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Just a Theory? How Darwin Discovered Evolution (Part 1)

Evolution is not “just a theory.” Charles Darwin, the quintessential hands-on scientist, assembled massive evidence to prove its truth.

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According to a recent Gallup poll, 40 percent of Americans believe in creationism, agreeing most closely with the view that “God created human beings pretty much in their present form at one time within the last 10,000 years or so.” By contrast, only 22 percent agree most closely with the view that “Human beings have developed over millions of years from less advanced forms of life, but God had no part in this process.”1

Such widespread rejection of the theory of evolution is fueled in part by the notion that evolution is “just a theory.” This is the idea that evolution is just a speculative hypothesis — on a par with the biblical creation myth — with little-to-no basis in hard, scientific evidence.

The first thing to note about this claim is that it is simply not true — but even worse than the falsehood of the just-a-theory claim is the fact that it represents a grave injustice. To declare that evolution is “just a theory” is to suggest that Charles Darwin was “just a theorist” — that he was some sort of armchair scientist, spinning out scientific guesses in a vacuum instead of drawing his ideas from careful observations of nature. The just-a-theory allegation implies that Darwin formulated his theory without ever getting his hands dirty. But the truth is: Darwin got his hands dirty.

Darwin’s theory of evolution by natural selection is the product of a monumental, lifelong effort to collect and integrate mountains of factual evidence. He developed it only after assembling and reflecting on a large body of compelling observations and data. And he devoted his entire life to finding and gathering facts and arguments supporting the theory, and to considering every possible objection and implication.

In this three-part article, we’ll explore Darwin’s life and work, focusing on the process that he went through to amass and organize the enormous volume of evidence that he used to develop and validate his theory.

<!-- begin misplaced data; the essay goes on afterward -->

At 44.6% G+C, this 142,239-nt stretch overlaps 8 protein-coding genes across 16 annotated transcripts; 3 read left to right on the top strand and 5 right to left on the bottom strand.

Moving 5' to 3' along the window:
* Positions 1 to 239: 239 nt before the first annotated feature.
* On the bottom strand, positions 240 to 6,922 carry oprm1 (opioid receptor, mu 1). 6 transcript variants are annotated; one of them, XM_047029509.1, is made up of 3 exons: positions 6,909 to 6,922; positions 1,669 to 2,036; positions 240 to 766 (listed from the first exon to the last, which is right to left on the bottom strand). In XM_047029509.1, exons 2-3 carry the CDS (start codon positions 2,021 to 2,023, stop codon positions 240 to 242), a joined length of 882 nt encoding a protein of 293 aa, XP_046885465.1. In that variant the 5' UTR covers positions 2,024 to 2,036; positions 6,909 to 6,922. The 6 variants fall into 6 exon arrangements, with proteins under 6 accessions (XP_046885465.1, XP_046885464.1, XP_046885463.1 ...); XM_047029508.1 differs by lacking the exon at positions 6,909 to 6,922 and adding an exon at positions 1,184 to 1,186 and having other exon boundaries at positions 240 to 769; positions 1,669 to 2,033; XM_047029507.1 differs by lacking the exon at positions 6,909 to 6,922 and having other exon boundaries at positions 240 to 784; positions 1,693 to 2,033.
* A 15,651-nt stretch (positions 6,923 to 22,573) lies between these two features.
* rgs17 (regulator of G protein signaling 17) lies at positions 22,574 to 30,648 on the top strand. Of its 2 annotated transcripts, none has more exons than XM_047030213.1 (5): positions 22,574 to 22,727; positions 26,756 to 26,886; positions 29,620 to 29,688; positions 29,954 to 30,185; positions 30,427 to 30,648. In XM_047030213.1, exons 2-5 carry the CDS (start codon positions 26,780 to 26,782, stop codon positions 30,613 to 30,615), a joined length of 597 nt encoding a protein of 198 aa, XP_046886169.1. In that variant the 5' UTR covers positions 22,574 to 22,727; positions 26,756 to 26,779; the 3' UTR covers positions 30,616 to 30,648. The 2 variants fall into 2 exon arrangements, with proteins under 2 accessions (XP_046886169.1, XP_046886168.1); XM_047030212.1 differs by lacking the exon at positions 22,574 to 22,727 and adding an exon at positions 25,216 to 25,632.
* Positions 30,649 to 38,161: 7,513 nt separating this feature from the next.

Darwin’s Early Life and Education (1809–1831)

Charles Robert Darwin was born February 12, 1809, in Shrewsbury, England, just northwest of Birmingham. He was born into Jane Austen’s England; Pride and Prejudice would be published just four years later. His father, Robert Darwin, was a wealthy doctor; and his mother, Susannah, was the daughter of the pottery magnate Josiah Wedgwood.

Charles Darwin grew up on a country estate and had ample opportunity to develop his early interest in the world of nature. In addition to the surrounding woods and the nearby river, the estate had a large greenhouse for him to explore, and his mother had a collection of fancy pigeons that she kept as pets. As a young boy he began collecting all sorts of things: shells, rocks, insects, bird’s eggs, and more. He would collect plant specimens and try to identify them. By the age of ten, he had developed the habit of wandering off for hours to go bird watching or insect hunting.

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Darwin was not a very hardworking student. He was completely uninterested in the classical education he received at the local school and did only the bare minimum of work necessary to get by. His father decided that Charles should follow in his own footsteps and become a doctor, so at the age of sixteen Charles was sent off to Scotland to Edinburgh University to study at its world-renowned medical school.

At university, Darwin was also an indifferent student — at least when it came to the classes in medicine he was taking. But he was interested in such activities as taking excursions to the Scottish coast to collect specimens of marine animals. He did not enjoy his anatomy classes, but just for fun he took private lessons in taxidermy.

One incident that occurred in his first year at Edinburgh basically put the writing on the wall regarding his career as a doctor. As a medical student he was required to observe surgical operations, which, in 1825, were far from the relatively safe and anesthetized affairs of today. One that he attended, on a small child, was so gruesome that he left in horror and never again set foot in an operating theater.

In his second year at medical school, he signed up for a number of classes on . . . geology and natural history. He studied techniques for preserving and labeling plant and animal specimens for collection and analysis, techniques that, as one biography points out, are “completely useless for anyone seriously intending to practice medicine.”2

Darwin joined a natural history society and, with friends he made there, went on geological expeditions and trips to the coast to muck around in tidal pools. One of these friends was Robert Grant, a lecturer from the university who was a world-renowned expert on marine invertebrates. Under Grant’s tutelage, Darwin learned how to dissect and analyze organisms, and he made original contributions of his own to Grant’s research on primitive marine creatures.